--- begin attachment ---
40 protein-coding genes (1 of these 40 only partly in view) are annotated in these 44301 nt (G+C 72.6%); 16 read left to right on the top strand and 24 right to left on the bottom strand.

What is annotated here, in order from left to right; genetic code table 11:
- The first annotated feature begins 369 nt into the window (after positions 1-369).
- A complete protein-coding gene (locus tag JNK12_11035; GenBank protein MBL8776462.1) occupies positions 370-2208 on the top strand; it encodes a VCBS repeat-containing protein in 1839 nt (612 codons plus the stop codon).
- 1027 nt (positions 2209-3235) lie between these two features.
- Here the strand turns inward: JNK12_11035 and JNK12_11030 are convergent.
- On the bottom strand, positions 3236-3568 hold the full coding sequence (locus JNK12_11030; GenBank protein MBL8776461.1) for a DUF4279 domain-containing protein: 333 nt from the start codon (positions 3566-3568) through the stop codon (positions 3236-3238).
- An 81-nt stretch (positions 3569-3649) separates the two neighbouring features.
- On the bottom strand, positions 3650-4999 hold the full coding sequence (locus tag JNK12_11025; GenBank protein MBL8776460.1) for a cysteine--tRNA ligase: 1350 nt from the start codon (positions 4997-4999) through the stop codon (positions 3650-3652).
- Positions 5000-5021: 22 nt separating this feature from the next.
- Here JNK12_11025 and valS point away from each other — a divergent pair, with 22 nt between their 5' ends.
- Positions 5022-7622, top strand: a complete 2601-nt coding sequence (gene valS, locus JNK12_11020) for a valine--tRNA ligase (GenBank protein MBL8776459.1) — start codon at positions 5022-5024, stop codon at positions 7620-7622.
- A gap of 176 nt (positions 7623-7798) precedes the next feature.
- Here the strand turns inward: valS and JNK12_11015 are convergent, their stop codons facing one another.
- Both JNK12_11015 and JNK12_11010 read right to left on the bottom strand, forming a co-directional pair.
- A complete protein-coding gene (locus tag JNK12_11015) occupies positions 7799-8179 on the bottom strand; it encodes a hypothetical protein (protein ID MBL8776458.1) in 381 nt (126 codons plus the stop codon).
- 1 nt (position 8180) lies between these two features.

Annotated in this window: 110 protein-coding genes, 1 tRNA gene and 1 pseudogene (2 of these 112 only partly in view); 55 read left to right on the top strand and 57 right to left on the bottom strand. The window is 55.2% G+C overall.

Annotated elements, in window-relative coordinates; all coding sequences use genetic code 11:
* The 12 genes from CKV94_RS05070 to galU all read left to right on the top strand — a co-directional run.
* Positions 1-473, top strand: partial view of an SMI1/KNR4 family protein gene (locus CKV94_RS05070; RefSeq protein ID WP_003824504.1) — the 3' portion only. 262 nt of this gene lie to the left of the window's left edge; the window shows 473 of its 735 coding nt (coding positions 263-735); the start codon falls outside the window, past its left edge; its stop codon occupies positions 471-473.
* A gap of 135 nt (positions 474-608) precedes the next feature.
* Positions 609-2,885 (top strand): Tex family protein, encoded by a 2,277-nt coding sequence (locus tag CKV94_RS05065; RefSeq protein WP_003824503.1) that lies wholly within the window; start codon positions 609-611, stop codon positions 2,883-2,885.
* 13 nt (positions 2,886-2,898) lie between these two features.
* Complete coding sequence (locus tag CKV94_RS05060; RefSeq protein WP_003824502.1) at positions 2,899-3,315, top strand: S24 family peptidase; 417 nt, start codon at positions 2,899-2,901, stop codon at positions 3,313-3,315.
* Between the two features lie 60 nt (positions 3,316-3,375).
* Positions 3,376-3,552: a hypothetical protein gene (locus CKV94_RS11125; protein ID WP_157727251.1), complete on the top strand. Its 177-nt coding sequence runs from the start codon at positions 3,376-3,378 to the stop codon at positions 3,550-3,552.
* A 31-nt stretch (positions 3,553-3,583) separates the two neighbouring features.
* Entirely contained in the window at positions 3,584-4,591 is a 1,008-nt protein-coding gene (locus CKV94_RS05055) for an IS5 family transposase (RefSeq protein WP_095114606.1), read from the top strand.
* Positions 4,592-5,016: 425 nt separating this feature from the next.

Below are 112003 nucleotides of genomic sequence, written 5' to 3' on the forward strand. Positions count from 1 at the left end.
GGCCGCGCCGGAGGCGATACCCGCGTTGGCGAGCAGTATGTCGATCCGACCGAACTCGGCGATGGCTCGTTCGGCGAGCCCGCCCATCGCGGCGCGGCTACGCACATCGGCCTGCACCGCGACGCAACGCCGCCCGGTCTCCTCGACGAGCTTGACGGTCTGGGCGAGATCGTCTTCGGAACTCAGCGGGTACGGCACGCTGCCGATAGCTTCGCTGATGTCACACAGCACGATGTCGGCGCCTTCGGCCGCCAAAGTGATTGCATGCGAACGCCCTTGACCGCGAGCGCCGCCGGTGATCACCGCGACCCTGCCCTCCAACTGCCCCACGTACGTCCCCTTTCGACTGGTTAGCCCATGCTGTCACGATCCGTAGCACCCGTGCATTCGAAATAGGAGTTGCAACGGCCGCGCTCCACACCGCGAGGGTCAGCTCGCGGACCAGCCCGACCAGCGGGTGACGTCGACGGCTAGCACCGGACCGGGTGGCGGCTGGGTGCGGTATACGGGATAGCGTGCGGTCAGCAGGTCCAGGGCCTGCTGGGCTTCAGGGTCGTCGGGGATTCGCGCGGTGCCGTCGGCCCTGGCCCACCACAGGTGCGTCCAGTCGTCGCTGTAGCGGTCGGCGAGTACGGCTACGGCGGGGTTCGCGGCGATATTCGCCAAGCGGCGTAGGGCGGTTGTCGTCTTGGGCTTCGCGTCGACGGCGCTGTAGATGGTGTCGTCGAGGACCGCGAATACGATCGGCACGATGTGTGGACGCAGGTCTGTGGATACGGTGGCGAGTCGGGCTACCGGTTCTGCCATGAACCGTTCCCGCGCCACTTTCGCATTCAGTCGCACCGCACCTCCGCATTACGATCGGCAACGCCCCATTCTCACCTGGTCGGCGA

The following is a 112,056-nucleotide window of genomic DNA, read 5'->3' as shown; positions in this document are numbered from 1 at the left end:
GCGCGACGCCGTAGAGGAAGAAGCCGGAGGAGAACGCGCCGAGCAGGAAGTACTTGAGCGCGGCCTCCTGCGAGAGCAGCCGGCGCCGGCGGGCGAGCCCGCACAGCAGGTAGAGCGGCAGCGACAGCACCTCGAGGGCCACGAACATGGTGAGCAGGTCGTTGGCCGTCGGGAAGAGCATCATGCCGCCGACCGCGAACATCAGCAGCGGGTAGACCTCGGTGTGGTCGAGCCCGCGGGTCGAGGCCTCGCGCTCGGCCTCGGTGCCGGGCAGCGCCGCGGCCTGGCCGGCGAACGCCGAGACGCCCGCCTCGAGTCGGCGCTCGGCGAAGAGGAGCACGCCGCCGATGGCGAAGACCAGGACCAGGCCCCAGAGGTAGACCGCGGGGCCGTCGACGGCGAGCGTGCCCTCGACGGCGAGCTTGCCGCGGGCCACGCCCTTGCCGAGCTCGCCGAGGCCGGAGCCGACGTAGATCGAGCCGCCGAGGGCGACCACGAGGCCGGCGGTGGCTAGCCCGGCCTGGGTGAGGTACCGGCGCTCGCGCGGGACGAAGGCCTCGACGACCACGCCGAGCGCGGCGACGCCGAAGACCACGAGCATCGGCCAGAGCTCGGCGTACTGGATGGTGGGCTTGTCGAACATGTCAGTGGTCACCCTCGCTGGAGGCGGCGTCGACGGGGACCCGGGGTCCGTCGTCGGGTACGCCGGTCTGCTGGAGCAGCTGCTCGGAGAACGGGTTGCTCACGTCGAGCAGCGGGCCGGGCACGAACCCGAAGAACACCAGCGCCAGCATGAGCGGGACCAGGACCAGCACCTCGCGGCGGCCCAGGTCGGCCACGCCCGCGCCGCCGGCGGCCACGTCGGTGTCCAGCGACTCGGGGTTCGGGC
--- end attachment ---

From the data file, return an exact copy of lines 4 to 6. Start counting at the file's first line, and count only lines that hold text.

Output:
- A complete protein-coding gene (locus tag JNK12_11035; GenBank protein MBL8776462.1) occupies positions 370-2208 on the top strand; it encodes a VCBS repeat-containing protein in 1839 nt (612 codons plus the stop codon).
- 1027 nt (positions 2209-3235) lie between these two features.
- Here the strand turns inward: JNK12_11035 and JNK12_11030 are convergent.